Kentucky Arena Improves Airflow, Saves Operating Costs
Originally, the president of Kerr-Greulich Engineers Inc. in Louisville, plus design team co-members, Edward West P.E., director of WKY construction management services, and Tony Kleyer, vice president of project architecture firm Louis & Henry, considered ceiling-hung metal ductwork that would distribute air to the arena's 10,000 capacity spectators as well as the basketball floor. The 42-year-old structure had a previous design that was a heat-only system from mezzanine level air handlers.
When structural consultants proved the dome-shaped roof was already near load bearing capacity, Greulich was forced to look at alternatives such as lightweight fabric duct instead of traditional ceiling-hung metal ductwork. The fabric duct proved to be 90 percent lighter than similar sized metal ducts thus allowing the preferred ceiling distribution. It also saved the project $75,000 in materials while providing a more even air dispersion than metal duct registers.
"Fabric duct provided a good solution to the structural hurdles we faced with the Diddle renovation," said West. "Plus it also provided some aesthetic value from something you would normally want hidden - ductwork."
Greulich specified TufTexâ„¢ fabric duct by DuctSox. Installed by Haase Heating & Air Conditioning and overseen by mechanical contractor Hussung Mechanical Contractors Inc., the 720 linear feet of round 36 inch diameter duct is positioned 30 feet above the spectator section and 70 feet from the basketball floor.
While the previous system was considered noisy, the design team reduced HVAC operational noise substantially. Even though fabric transmits less HVAC mechanical noise than metal duct, Greulich also specified duct attenuators by Commercial Acoustics and 12,000 cfm Trane air handlers with built-in sound attenuation characteristics.
The custom-colored "Hilltopper" red duct hangs like a banner when not supplied with air. Large diameter fabric duct from 38 inches to 80 inches in diameter requires a dual raise system for aesthetics and weight-bearing purposes. Greulich and Kleyer specified the largest diameter DuctSox possible for single rail hanging and then built the supply air portion of the HVAC systems around the duct size.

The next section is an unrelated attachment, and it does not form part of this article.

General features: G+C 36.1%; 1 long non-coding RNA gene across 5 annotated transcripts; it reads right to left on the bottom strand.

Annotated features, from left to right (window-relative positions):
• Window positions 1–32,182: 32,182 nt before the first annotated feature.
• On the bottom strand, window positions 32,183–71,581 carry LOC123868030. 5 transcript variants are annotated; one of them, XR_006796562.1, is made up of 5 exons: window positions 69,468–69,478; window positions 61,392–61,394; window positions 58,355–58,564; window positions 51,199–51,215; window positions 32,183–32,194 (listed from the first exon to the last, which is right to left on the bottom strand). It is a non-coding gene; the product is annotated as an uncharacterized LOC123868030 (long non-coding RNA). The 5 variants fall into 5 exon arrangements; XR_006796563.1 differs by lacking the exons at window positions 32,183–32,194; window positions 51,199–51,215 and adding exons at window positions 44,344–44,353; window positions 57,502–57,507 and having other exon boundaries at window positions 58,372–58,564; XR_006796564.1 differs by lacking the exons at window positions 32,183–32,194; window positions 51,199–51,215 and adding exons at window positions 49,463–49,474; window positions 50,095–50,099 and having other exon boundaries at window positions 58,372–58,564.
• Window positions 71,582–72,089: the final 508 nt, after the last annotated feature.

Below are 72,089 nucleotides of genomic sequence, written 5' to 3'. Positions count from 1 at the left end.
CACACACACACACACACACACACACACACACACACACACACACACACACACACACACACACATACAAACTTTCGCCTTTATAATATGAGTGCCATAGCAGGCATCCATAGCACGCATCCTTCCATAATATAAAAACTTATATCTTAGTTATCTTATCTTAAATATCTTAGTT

"Using the fabric duct system as a continuous WKU red-colored â€˜banner' inside this circular building gave the design team yet another opportunity to provide visual excitement for the renovated building's interior environment. The red banner really has added an additional layer of aesthetic richness for the Diddle Arena renovation. It has helped to bring a 20th century building into our current century," said Kleyer.
The rail system was hung with Gripple Inc. hangers attached to the domed ceiling. Since the ductwork is easily disassembled, the university is considering silk-screening its logo or paid advertising on the duct when it's taken down for future laundering.
The air handlers are supplied with two new 400-ton Trane chillers. Heating is handled with each air handler's on-board 4-million Btu boiler. Although the university has a district steam plant, Greulich specified on-board boilers for better control since the district system doesn't provide heat year-round.
The building is controlled to a temperature range of 68 degrees to 75 degrees F with a Johnson Controls Metasys building control system. If either temperature is surpassed, heat or cooling is activated. Greulich designed the space for continuous ventilation, but it is controlled by proportionate control valves that mix makeup air with recirculated air in the air handlers. Outside air is introduced as needed and is determined by carbon dioxide sensors that open or close outdoor dampers on each air handler.
Additional time and money was saved with fabric duct when the air distribution design needed a rerouting soon after installation to allow site lines to two large screen monitors and luxury skyboxes that were late add-ons to the arena's design. Rerouting metal ductwork would have delayed the project an extra week or two versus the modification of fabric duct. Instead, DuctSox factory-engineered lateral and vertical changes that included eight 45-degree elbows and 18 tees - complete with factory-installed internal flow straightening devices - based on Hussung's field measurements. The additional ductwork was completed with an estimated cost savings to the university of $10,000 vs. metal duct, according to Greulich.
Publication date: 11/24/2003